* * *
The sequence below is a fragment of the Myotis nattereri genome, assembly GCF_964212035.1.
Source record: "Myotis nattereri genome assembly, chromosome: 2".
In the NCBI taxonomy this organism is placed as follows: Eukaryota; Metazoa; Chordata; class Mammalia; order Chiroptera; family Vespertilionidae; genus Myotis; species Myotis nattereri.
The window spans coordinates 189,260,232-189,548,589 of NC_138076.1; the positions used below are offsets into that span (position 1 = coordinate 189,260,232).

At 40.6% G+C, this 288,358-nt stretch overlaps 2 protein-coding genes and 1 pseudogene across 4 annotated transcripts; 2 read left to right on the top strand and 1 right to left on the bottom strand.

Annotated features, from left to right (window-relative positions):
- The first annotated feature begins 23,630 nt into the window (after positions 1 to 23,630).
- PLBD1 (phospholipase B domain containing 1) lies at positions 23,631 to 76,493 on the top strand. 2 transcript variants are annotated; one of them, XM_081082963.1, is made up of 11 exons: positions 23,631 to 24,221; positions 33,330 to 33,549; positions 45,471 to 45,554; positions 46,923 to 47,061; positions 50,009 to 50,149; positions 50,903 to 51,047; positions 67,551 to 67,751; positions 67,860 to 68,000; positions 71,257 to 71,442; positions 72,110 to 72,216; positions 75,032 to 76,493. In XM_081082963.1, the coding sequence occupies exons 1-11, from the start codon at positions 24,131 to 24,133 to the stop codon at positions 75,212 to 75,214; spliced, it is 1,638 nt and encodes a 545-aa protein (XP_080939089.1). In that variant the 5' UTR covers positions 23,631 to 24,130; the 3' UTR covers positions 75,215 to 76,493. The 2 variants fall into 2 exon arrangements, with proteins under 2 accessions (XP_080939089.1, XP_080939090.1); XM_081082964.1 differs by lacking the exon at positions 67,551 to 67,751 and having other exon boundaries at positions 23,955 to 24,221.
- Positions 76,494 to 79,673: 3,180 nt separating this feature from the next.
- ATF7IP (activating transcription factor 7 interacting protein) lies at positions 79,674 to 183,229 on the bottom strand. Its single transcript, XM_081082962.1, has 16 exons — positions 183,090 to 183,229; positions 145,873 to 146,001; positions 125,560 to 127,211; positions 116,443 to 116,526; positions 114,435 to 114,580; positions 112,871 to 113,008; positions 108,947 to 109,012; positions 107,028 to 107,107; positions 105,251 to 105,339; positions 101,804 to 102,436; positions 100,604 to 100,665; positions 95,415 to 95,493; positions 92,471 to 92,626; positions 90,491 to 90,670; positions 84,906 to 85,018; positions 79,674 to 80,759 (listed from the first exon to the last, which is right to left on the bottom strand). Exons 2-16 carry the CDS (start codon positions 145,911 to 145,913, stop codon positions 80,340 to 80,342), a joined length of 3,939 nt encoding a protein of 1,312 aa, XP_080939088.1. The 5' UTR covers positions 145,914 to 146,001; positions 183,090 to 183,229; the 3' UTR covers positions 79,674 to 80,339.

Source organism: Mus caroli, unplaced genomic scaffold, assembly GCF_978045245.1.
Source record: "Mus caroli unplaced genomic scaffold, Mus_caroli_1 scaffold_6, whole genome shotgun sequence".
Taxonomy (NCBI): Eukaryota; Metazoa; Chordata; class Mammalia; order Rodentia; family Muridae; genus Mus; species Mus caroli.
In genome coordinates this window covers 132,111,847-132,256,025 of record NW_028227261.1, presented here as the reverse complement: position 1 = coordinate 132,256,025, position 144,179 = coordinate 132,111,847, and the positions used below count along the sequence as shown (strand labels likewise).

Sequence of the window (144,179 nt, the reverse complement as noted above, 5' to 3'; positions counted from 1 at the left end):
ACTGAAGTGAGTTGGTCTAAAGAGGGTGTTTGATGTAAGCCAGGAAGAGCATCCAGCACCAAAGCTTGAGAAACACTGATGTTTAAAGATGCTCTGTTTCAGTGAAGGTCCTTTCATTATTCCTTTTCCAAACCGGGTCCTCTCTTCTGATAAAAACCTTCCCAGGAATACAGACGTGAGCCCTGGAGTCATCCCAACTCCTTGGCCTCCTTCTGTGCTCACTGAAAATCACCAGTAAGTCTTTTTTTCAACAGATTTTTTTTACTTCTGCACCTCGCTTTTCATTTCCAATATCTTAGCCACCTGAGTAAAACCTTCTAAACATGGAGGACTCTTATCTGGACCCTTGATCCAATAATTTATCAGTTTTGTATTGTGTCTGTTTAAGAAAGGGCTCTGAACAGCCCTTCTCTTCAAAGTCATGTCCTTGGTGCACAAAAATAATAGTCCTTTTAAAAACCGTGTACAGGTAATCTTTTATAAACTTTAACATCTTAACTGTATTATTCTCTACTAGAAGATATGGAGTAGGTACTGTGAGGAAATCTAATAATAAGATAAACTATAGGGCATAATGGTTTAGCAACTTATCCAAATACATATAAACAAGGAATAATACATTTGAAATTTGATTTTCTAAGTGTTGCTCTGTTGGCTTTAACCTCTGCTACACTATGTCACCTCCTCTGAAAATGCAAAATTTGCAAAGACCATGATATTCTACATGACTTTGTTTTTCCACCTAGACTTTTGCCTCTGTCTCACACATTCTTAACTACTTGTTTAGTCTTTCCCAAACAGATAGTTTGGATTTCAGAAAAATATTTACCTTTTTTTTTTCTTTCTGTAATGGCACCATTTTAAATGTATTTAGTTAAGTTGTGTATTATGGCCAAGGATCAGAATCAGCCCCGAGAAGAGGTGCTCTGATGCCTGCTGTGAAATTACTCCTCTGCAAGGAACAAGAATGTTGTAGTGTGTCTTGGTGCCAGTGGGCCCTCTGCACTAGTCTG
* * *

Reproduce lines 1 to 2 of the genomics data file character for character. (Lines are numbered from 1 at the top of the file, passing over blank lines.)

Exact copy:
The sequence below is a fragment of the Myotis nattereri genome, assembly GCF_964212035.1.
Source record: "Myotis nattereri genome assembly, chromosome: 2".